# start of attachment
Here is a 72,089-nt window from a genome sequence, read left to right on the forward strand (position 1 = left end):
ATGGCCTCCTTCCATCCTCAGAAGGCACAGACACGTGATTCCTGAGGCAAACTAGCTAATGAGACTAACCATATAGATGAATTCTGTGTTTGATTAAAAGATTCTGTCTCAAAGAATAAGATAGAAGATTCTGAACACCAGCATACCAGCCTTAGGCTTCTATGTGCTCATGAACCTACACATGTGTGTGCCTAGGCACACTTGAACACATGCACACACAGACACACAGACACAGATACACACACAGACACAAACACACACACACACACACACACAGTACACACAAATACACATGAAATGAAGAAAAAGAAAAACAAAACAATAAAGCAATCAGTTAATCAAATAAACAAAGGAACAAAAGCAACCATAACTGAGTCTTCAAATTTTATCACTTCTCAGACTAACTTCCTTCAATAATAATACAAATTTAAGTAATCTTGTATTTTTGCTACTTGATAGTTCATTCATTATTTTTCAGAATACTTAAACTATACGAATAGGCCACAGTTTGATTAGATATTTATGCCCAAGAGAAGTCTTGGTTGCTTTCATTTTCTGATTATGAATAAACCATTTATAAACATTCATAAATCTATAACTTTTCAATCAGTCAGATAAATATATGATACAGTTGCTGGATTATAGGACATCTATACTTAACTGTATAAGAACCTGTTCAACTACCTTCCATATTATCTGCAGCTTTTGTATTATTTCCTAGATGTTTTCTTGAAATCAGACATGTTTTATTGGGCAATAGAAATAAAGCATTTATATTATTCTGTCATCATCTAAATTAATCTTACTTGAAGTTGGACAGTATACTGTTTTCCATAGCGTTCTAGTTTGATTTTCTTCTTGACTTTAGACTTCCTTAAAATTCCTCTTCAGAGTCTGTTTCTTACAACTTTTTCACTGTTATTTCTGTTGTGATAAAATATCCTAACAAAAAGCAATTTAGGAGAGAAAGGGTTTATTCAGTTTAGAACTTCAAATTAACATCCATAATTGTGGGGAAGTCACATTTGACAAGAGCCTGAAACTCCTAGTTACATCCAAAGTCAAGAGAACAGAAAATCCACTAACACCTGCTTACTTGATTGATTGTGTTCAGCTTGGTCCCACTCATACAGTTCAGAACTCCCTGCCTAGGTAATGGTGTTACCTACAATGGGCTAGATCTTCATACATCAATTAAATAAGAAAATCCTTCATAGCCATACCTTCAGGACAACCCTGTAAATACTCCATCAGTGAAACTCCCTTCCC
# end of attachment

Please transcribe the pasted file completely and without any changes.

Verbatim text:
Here is a 72,089-nt window from a genome sequence, read left to right on the forward strand (position 1 = left end):
ATGGCCTCCTTCCATCCTCAGAAGGCACAGACACGTGATTCCTGAGGCAAACTAGCTAATGAGACTAACCATATAGATGAATTCTGTGTTTGATTAAAAGATTCTGTCTCAAAGAATAAGATAGAAGATTCTGAACACCAGCATACCAGCCTTAGGCTTCTATGTGCTCATGAACCTACACATGTGTGTGCCTAGGCACACTTGAACACATGCACACACAGACACACAGACACAGATACACACACAGACACAAACACACACACACACACACACACAGTACACACAAATACACATGAAATGAAGAAAAAGAAAAACAAAACAATAAAGCAATCAGTTAATCAAATAAACAAAGGAACAAAAGCAACCATAACTGAGTCTTCAAATTTTATCACTTCTCAGACTAACTTCCTTCAATAATAATACAAATTTAAGTAATCTTGTATTTTTGCTACTTGATAGTTCATTCATTATTTTTCAGAATACTTAAACTATACGAATAGGCCACAGTTTGATTAGATATTTATGCCCAAGAGAAGTCTTGGTTGCTTTCATTTTCTGATTATGAATAAACCATTTATAAACATTCATAAATCTATAACTTTTCAATCAGTCAGATAAATATATGATACAGTTGCTGGATTATAGGACATCTATACTTAACTGTATAAGAACCTGTTCAACTACCTTCCATATTATCTGCAGCTTTTGTATTATTTCCTAGATGTTTTCTTGAAATCAGACATGTTTTATTGGGCAATAGAAATAAAGCATTTATATTATTCTGTCATCATCTAAATTAATCTTACTTGAAGTTGGACAGTATACTGTTTTCCATAGCGTTCTAGTTTGATTTTCTTCTTGACTTTAGACTTCCTTAAAATTCCTCTTCAGAGTCTGTTTCTTACAACTTTTTCACTGTTATTTCTGTTGTGATAAAATATCCTAACAAAAAGCAATTTAGGAGAGAAAGGGTTTATTCAGTTTAGAACTTCAAATTAACATCCATAATTGTGGGGAAGTCACATTTGACAAGAGCCTGAAACTCCTAGTTACATCCAAAGTCAAGAGAACAGAAAATCCACTAACACCTGCTTACTTGATTGATTGTGTTCAGCTTGGTCCCACTCATACAGTTCAGAACTCCCTGCCTAGGTAATGGTGTTACCTACAATGGGCTAGATCTTCATACATCAATTAAATAAGAAAATCCTTCATAGCCATACCTTCAGGACAACCCTGTAAATACTCCATCAGTGAAACTCCCTTCCC